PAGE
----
In the long minutes before kick-off tonight, Blues head coach Leon MacDonald and his Crusaders counterpart Scott Robertson will meet on the Eden Park pitch.
They will shake hands and make a bit of small talk and then they'll wish each other all the best and return to watching their teams prepare to do battle in an opening match which will help set the tone for their respective seasons.
It's what professional rugby coaches do and as good men and good coaches it's difficult to see them deviating from the tradition, but there is no doubt that there will be extra motivation for both. MacDonald was Robertson's assistant as the Crusaders stormed to the Super Rugby title in 2017 before he left Christchurch, to spend more time with his family in Blenheim, and then signed with the Blues less than a year later.
To say eyebrows were raised at the Crusaders' Rugby Park headquarters after MacDonald signed to be Tana Umaga's assistant would be a big understatement but things change quickly in professional sport, and it's clear MacDonald saw a quicker pathway to a head coaching role in Auckland.
Indeed, that was borne out months later when the new Blues board effectively demoted Umaga and installed MacDonald as head coach.
Now, in a brilliant piece of scheduling, they face each other in their opening match of the season. Is it personal? Probably not. Is there extra motivation for victory? Probably. Are they similar personalities? Absolutely not, but they are cut from the same coaching cloth.
"We haven't talked at all actually," MacDonald said after his team's final significant training run of the week, when asked if any texts had been sent to the man known as "Razor". "We've both been pretty busy and it's been a pretty hectic pre-season with a lot going on. I'm sure we'll touch base before kick-off."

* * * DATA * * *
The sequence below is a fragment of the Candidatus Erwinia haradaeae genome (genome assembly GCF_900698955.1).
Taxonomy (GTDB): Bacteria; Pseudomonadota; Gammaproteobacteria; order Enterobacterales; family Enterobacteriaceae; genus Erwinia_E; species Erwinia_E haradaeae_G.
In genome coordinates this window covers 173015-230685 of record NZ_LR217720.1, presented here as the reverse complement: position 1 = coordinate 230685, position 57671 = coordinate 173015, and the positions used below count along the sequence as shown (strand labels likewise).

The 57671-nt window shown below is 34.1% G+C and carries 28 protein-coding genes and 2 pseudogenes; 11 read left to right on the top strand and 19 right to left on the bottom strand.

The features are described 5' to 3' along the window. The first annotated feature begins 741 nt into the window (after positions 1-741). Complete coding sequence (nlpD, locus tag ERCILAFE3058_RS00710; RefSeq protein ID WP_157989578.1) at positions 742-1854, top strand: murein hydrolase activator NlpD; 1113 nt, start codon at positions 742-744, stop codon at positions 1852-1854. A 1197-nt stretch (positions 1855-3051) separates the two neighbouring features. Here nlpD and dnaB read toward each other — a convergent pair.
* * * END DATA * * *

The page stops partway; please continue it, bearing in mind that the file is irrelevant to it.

MacDonald is known as "Rangi" after the knockabout little character in the Footrot Flatscartoon for his toughness and disregard shown to his wellbeing during his 122 games for the Crusaders and 56 tests for the All Blacks. He was never anything less than brave or fully committed as a fullback and that intensity remains as a coach.
Robertson, the former Crusaders and All Blacks loose forward, is a little different as evidenced by his breakdancing celebrations and general laidback approach to life but he is just as intense as MacDonald when it comes to the preparation and wellbeing of his players and the thirst for success.
In this they are very similar, their methods shaped by former mentor Robbie Deans whose legacy continues in the form of so many of his former players coaching at this level including Aaron Mauger, Mark Hammett, Daryl Gibson, Tabai Matson and Todd Blackadder.
"The way you coach is made up of years and years of playing with different teams and under different coaches and I think you form your own formula from that," MacDonald said.
"There have been things I've learned as a Crusaders player and with my time coaching there but also my time with Tasman as well.
"I'm very fortunate – I've got a lot of good mentors who I talk to regularly and I'm always trying to improve as a coach. You end up with your own formula in the end."
Will MacDonald's knowledge of the Crusaders and their methods count for anything? To an extent, but he can only do so much.
"I understand the way they play pretty well, obviously. I spent a bit of time down there so you use your knowledge in any game to give yourself an advantage to win it. We're doing our own thing here and concentrating on that. This group of players are very different; they're aspirational and very keen to do well."
For Robertson, who was happy to hype up the clash between the pair, the same applies. He said he predicted that MacDonald would select Ma'a Nonu and TJ Faiane in the midfield and he's also likely to know what sort of approach the Blues will take when the game kicks off.
"It's good to get the hype… it's been a tough few years for them, which is pretty clear, and that's why there's that sense of hope coming on," Robertson said. "It's great, the hype around this game – signing Ma'a and the changing of Leon [to head coach] – it's good for New Zealand rugby and it gets people watching footy."